Alum in Action: Kathryn Babineau

Kathryn Babineau (MPP ’13)
Kathryn Babineau (MPP ’13)

From lawsuits filed by Uber drivers to reports of workplace abuse at Apple-affiliated factories in China, questions of labor rights are flooding our news feeds. Kathryn Babineau (MPP ’13) has been fascinated by these issues ever since she began her undergraduate studies at UVA—back when she didn’t even know that degree programs in public policy existed. At the time, Babineau saw law school in her future. But her plans changed completely when she learned about the Batten School, which became the supportive academic environment she needed to start transforming her interest in public policy and labor rights into thoughtful research and action. 

After furthering her studies at Oxford, enforcing a fair labor rights code on behalf of East Coast farmers, and shedding new light on Latin America’s illicit supply chains, Babineau has returned to UVA to complete her Ph.D. in sociology. She also taught a January term course, “Corporate Social Responsibility: Re-imagining Business as Usual,” with Social Entrepreneurship at UVA, a Batten School initiative. We caught up with her to chat about both her time at Batten and her career’s impressive trajectory.  

What drew you to the Batten School?

The world of public policy was very exciting to me, and I knew that I wanted to go somewhere where the professors knew my name. After meeting many of the faculty and staff, I realized that Batten was the kind of place where I could not only study issues that interested me, but also work with people who were going to care about what happened to me in the long term. Batten seemed like an inclusive and supportive community, and I wanted to be a part of that. 

Since leaving Batten, you’ve devoted your career to labor rights. Can you tell me more about what you’ve been up to? 

After I graduated from UVA, I enrolled in a graduate program at the University of Oxford, where I focused on labor rights and human rights: in particular, on how those issues relate to business activity on a global scale. 

I went on to work for the Fair Food Standards Council, where I was on a team responsible for monitoring workplace compliance with a human rights-based code of conduct known as the Fair Food Program. The workers’ organization that founded it, the Coalition of Immokalee Workers, had managed to get 14 major buyers—including Walmart, McDonalds, and Whole Foods—to sign on. I came away from that experience realizing that there are a lot of problems within our globalized economy when it comes to labor rights. But I also saw that there are really innovative solutions to these problems—solutions I had never considered before.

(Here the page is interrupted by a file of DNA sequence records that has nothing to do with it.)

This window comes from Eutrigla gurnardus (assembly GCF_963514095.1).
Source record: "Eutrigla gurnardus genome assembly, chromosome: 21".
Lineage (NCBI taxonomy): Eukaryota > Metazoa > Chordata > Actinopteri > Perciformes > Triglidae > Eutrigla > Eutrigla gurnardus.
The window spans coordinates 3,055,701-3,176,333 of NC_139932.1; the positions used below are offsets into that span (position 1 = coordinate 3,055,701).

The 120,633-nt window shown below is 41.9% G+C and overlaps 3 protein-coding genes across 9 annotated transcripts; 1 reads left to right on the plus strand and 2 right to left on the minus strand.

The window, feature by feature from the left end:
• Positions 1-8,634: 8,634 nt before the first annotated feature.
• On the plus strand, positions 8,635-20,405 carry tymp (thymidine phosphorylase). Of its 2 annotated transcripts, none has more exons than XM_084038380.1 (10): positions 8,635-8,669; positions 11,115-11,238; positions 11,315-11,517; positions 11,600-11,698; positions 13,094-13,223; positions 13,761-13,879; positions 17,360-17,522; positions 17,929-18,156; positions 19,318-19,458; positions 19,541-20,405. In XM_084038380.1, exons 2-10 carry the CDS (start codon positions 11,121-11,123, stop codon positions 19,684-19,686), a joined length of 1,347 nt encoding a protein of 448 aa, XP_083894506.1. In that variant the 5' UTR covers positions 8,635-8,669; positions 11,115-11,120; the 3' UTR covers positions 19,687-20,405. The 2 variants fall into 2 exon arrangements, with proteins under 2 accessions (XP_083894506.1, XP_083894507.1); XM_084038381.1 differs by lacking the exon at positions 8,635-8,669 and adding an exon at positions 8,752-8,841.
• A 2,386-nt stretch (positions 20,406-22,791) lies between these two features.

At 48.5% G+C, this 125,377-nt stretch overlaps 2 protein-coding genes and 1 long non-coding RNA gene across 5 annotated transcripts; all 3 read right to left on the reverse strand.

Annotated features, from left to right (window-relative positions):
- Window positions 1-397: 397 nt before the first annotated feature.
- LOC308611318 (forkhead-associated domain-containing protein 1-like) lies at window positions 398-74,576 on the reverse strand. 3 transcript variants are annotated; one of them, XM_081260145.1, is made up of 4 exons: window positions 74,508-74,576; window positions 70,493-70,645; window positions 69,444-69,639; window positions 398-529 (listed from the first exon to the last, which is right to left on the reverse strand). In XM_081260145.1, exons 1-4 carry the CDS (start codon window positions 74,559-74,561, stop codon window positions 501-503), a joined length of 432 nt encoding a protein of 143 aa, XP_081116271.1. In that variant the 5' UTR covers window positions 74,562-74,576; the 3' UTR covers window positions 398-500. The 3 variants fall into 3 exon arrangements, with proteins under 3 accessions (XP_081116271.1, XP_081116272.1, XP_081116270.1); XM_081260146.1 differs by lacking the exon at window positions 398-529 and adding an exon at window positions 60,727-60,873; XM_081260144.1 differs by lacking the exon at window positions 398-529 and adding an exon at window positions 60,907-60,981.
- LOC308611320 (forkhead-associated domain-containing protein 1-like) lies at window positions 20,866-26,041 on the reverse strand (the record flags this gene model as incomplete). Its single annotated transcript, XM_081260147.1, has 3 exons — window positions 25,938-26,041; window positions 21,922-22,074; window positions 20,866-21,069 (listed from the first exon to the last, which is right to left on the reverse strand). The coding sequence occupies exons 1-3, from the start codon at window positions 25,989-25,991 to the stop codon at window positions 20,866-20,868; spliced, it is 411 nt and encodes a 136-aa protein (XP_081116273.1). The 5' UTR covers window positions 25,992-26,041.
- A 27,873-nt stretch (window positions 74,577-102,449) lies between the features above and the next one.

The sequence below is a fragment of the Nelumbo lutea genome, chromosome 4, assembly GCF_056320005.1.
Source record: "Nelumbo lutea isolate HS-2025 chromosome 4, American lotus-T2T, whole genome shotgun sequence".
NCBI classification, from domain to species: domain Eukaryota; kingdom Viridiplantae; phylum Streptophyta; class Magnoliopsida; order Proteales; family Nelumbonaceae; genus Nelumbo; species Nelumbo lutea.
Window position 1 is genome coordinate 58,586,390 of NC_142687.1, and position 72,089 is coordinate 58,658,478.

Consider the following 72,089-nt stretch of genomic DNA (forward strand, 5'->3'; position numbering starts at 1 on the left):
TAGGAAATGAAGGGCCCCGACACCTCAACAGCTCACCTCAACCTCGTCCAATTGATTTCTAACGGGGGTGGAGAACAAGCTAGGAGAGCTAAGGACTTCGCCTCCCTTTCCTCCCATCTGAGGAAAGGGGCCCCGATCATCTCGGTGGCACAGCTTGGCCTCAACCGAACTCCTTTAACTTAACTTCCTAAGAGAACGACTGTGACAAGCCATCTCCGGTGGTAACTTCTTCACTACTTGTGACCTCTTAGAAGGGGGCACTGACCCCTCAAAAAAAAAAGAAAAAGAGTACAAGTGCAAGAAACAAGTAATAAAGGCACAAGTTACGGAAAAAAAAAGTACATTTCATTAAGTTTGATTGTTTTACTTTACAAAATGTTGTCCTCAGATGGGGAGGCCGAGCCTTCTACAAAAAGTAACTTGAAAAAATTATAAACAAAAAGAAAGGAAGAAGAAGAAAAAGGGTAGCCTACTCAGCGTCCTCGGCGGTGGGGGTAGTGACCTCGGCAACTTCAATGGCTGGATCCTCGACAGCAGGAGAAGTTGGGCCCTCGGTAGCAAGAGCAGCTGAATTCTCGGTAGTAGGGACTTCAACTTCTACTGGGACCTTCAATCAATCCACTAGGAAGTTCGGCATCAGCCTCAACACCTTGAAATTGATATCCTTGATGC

After that, I spent two years in Washington, DC, studying illicit supply chains. My work focused on Latin America and tried to understand how illicit products—including timber, gold, drugs, and even human beings—are exploited and moved from the point of production to the markets where they are bought and sold. 

How did your experience at Batten figure in these different endeavors?

One of the things that helped me get both of my jobs was my background in public policy. I already knew how to write memos, get up to speed quickly on important issues within an organization, conduct research under pressure, and adapt to a project's last-minute demands. All of this served me well in the early stages of my career. 

Were there any particular professors at Batten who had a lasting impact on you?

It’s really hard to think of a Batten professor who didn’t have an impact on me. I certainly wouldn’t be where I am without Professor Trawalter, who taught one of my favorite courses - Values and Bias in Public Policy – and spent many hours helping me to put together my PhD applications and learn how to navigate the academic world. Professor Mahoney, who taught me Introduction to Policy among other core courses, continues to be a well of thoughtful advice and knowledge as I re-enter academia. Finally, Dean Rockwell was a central part of student life at Batten, and invaluable in helping me find my path after leaving the program.  

You just finished teaching a J-Term course on corporate responsibility. What did you enjoy most about that experience?

Corporate social responsibility can quickly become a pretty pessimistic field—it’s easy to get bogged down in which organization is failing to do what, not to mention the stories you hear about workplace disasters, human trafficking, and factory collapses. However, what I enjoyed most about teaching the course was showing students that there are solutions to these daunting problems— while we need to be clear-eyed about the scope of the challenge, we are also capable of developing innovative policy ideas within our global economy that can improve labor rights for all.
 

Kathryn Babineau is a Ph.D. student in the University of Virginia's sociology department, where she studies globalization, labor rights, and public and private regulation. Previously, she worked as a human rights investigator for the Fair Food Standards Council and as a research coordinator at National Defense University. She holds a Master of Philosophy in Latin American studies from the University of Oxford and a Master of Public Policy from the University of Virginia. Babineau lives in Charlottesville with her terrier, Henry, and is frequently visited from Washington, D.C., by her partner, Solomon Banjo (MPP ’13), among many of her other Batten classmates.

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